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Sony HVR-A1 and HDR-HC Series
Sony's latest single-CMOS additions to their HDV camcorder line.


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Old January 9th, 2008, 02:53 PM   #1
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How to have a PRO audio from the HDR-HC7

I puzzle to get a good audio sound when I record thru my HDR-HC7.
Could any of you give me any suggest, recommandation component equipment so I can purchase?
Say if I have a RODE NT5, then I just connect NT5 to XLR adapter (Beachtek) then Beachtek adapter to vicdeo cam HDR-HC7. Is this good enough.
Please help me again....please, please....
--JT
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Old January 10th, 2008, 12:06 PM   #2
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No one...... can help.
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Old January 10th, 2008, 12:34 PM   #3
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Hello there

Yes, you will need a Beachtek or similar at the very least. I have a DX-8a and I like it because it has mic powering and also separate limiters.

Then you will need at least one serious microphone, a decent pair of headphones, some good quality cabling and maybe a mic boom and windscreen later on. Plus at least one wired lav mic, plus...

Mics can go up to $2000 and over for one excellent one. Great ones start at around $300 used. Look under the audio section for a recent discussion on how to tell mics apart and which ones are good for the money.

Especially in this day and age, expect mics to be like pencils - both last longer than computers (and camcorders too). In other words, if you buy a high end pro mic, you will not be swapping it out for the latest flavor of the month, you will use it and use it until you sell it -- or one of you breaks down and dies. And it won't be the mic. "-)

And of course if you bought one of the legendary mics (like a Neuman or a Shoeps), and you ever decide to sell it, you'll get almost as much money years later that you put into it now, sometimes more.

And finally, get the best one you can afford. Start high as you can go. Because you'll only end up trading up later on for something better, if you cut corners here.

Lav mics - good news. If you're going to shoot formal interviews, the Radio Shack lav mic is decent and around $35. Add another $10 for a 30ft extension cable and you're more than set. Wireless mics can cost a lot more but there's a lot of times (when people aren't moving around) that you can get away with wired, and they sound much better than not having them.

Economics - The RS mics work. Sankens, Trams and Sennheisers work better. The RS mics are in my camera bag as backups, have been there for years, probably because they're cheap and so not worth a lot at resale. The others, well, I'm upgrading them soon...

Headphones - I've used Sony MDR7506 headphones for many years now. Around $100 a pair, these are as industry standard as it gets. In my company I think we have around 18 pairs. No other brand or model has been used for at least 5 years. That should tell you something.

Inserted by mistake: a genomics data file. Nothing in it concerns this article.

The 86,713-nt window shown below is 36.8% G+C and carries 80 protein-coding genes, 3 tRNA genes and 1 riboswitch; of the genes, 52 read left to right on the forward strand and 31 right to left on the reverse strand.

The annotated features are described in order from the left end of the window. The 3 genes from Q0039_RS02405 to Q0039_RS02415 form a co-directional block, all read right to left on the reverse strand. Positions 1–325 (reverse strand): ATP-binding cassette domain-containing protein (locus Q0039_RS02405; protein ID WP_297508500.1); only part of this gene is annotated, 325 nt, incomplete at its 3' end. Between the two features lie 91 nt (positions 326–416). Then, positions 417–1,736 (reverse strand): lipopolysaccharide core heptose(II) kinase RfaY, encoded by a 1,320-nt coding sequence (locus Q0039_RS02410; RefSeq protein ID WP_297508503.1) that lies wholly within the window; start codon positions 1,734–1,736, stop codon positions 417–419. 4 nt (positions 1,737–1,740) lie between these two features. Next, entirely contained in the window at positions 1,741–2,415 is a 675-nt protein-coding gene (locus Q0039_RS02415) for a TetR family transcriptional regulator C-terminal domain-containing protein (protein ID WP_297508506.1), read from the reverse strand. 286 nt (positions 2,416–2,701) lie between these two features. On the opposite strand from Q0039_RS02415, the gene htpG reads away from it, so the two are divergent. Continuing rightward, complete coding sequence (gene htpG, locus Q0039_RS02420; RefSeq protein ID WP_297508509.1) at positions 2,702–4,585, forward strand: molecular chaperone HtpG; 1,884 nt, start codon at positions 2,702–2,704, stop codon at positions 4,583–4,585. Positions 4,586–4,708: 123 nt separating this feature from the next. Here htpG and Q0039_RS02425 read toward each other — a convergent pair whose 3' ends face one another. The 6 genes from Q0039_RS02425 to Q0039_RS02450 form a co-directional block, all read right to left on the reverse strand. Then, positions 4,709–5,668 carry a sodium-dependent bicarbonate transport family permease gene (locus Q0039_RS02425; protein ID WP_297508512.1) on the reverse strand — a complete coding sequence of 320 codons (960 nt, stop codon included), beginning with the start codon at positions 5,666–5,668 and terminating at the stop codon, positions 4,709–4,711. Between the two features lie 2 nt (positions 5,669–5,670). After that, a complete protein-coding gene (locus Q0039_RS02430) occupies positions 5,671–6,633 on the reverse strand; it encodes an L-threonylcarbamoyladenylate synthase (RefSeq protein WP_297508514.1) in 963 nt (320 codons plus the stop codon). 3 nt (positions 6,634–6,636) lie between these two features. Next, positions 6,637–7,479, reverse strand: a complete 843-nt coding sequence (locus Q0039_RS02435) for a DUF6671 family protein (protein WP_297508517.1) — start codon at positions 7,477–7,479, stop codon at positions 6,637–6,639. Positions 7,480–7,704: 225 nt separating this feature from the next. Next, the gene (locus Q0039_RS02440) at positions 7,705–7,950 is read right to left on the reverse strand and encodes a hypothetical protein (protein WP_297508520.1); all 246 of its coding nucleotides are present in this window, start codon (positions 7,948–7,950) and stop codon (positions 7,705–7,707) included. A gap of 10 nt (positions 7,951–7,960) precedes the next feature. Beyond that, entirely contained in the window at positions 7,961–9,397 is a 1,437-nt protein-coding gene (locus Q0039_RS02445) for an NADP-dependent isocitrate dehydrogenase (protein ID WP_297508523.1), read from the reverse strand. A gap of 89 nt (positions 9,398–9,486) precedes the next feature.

One suggestion towards a more professionally produced production.

a) mic placement is almost as important as mic quality, some say more so. A lot of information about this on the net.

b) usually a boomed mic (placed correctly) gives better audio than a radio or wired lav mic, which is usually better than an on camera mic. You can debate this one way or another but most people agree that mics mounted on cameras are generally not a great idea, and usually reserved for news cameras.

c) as your system becomes more complicated (more equipment, more cables, connectors, people) the pace of your shooting gets geometrically slower. Be patient. This is not a race. There are no rewards for getting it done fast, only for getting it done right. My old mentor used to tell us: "Gentlemen. All we have to do is do this right. Because we either do it right, or we do it again."

So - I know, what does this have to do with you and your one little camcorder?

Well, you could do a lot worse than having a person, a separate person from you, just to take care of the audio.
Maybe a member of your family, or a buddy, or even someone you find on a board like this who lives nearby and is willing to swap services with you. But someone you like and like to run with.

They don't have to be a pro, but they do have to be willing, consistent, positive attitude.

For audio, you're looking for someone with a pair of good ears, a strong personality and a lot of patience.

That person may or may not operate a mic boom -- it's useful if they can learn -- but mainly that person will listen, listen, listen.

That takes patience, to do nothing but listen closely and well, all day long.

And the instant that person hears bad audio - mic overloaded, crashing and banging, noisy neighbors, airplanes passing - that person should make you aware of that fact and ask for a retake if your audio is critical and it's bad.
Your head is usually into what you're shooting, the camera adjustments, the actors, the schedule, lunchtime, whatever.

Most people lose track of the audio after the first hour or so. Their brains move onto other, "more important" matters.

So your audio person needs a keen alertness and a strong personality. You don't want a timid or pleasant "let's get along with the world, it's all good" person doing this job. Audio, as you know, is unforgiving. It's good (audible) or not good (inaudible). End of story.